Using Future Age Profiles to Improve Immigration Projections

2019-12-17T09:19:27Z (GMT) by Marianne Tönnessen Terje Skjerpen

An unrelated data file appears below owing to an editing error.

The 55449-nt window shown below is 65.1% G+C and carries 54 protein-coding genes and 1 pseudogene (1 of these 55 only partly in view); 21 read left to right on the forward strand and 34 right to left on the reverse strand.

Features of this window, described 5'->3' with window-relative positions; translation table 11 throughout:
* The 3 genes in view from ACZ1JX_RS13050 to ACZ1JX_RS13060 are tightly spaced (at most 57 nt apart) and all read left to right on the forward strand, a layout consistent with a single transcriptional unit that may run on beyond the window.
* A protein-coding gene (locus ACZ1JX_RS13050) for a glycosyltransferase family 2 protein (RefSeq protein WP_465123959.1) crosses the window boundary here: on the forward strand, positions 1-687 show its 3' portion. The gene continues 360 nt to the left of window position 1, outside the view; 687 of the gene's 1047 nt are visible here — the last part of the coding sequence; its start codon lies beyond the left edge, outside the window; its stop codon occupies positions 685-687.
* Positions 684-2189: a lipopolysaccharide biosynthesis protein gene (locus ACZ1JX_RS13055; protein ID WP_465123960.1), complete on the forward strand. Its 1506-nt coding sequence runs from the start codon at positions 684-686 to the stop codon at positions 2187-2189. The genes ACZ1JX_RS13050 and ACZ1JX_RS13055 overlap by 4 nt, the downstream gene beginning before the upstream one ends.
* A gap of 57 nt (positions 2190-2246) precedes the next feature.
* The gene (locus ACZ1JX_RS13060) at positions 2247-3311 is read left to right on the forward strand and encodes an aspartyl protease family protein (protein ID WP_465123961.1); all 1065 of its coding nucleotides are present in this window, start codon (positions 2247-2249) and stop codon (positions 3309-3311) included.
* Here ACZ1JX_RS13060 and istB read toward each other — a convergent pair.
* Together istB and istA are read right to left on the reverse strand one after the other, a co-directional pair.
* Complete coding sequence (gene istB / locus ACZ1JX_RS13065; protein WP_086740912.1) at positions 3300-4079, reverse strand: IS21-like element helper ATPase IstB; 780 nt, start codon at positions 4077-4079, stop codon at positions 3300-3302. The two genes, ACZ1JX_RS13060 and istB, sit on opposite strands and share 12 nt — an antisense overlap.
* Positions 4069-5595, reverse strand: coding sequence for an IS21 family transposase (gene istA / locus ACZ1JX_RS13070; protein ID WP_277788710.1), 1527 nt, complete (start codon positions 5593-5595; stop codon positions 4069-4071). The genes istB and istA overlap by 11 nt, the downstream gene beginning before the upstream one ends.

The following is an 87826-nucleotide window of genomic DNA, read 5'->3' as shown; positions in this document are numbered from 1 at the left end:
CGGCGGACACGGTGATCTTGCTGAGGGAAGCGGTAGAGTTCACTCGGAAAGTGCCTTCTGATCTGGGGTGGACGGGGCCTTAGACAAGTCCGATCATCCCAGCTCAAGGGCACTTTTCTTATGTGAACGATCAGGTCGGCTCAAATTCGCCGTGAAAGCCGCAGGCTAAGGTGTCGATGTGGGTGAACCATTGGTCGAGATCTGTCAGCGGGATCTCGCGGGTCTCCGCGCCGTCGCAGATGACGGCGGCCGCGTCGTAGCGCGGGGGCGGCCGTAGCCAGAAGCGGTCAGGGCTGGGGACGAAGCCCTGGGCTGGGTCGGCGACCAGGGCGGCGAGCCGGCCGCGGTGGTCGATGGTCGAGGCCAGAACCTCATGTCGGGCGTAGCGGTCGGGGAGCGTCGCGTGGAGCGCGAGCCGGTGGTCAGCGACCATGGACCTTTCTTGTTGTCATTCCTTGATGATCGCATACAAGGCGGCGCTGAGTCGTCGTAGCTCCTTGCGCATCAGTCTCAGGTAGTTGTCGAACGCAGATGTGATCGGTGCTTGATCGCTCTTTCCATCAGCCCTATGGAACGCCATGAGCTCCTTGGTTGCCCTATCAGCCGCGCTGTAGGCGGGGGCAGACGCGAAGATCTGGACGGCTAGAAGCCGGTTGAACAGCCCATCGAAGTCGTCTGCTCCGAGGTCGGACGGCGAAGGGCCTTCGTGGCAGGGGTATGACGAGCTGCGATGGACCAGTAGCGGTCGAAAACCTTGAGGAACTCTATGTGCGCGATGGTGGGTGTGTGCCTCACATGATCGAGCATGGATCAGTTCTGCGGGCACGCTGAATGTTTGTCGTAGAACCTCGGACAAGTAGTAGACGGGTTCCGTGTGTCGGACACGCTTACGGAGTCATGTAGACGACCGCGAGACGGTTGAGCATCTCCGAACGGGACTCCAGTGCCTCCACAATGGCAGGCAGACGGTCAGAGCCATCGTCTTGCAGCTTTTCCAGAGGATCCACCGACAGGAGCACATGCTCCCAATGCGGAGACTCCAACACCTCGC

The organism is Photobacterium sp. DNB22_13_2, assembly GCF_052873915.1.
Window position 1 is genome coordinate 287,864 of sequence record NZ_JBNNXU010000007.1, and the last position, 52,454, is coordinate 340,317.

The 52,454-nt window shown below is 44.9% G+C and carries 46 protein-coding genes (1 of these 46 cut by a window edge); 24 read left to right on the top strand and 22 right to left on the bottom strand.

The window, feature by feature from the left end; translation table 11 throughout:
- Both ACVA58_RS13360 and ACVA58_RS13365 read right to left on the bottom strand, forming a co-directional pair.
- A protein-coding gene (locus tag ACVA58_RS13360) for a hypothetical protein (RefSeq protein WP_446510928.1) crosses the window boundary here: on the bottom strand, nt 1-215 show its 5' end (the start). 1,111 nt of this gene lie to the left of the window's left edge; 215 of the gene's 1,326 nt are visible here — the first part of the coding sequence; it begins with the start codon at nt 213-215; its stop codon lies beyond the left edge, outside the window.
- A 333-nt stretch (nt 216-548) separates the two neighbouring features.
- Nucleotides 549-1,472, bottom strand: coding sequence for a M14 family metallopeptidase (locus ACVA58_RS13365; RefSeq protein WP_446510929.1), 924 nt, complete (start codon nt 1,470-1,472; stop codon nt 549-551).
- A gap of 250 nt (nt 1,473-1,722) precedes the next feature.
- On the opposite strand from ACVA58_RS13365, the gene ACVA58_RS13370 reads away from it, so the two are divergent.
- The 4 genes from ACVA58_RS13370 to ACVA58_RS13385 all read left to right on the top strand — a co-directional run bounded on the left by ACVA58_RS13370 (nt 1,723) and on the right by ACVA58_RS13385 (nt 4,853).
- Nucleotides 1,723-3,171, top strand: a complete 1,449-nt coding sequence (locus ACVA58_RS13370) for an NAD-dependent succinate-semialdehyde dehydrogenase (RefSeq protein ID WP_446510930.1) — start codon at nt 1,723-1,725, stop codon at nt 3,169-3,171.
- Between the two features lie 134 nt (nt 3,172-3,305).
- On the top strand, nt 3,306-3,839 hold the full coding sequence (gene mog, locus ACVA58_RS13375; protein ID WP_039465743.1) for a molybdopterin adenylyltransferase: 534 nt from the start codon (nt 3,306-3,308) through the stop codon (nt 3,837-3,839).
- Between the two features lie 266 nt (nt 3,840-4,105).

Young adults migrate more than elderly people. As populations in many origin countries get older, this may affect out-migration – and thus immigration to other countries. This is usually not taken into account in projections of future immigration, even though a marked ageing is expected to take place globally. We show how United Nations’ projections of future age profiles in origin countries can be combined with emigration rates by age groups to improve national projections of immigration to a destination country, exemplified by Norway. Using several methods for projecting future migration, our results show that projected immigration tends to decline when taking expected ageing in origin regions into account. Further, we demonstrate how such declines in projected immigration affect the projections for the total Norwegian population up to 2100. Our results suggest that by taking changing age profiles in origin regions into account in immigration projections, the projected population size in Norway would be reduced equivalent to that of reducing the fertility assumptions by 0.1 children per woman.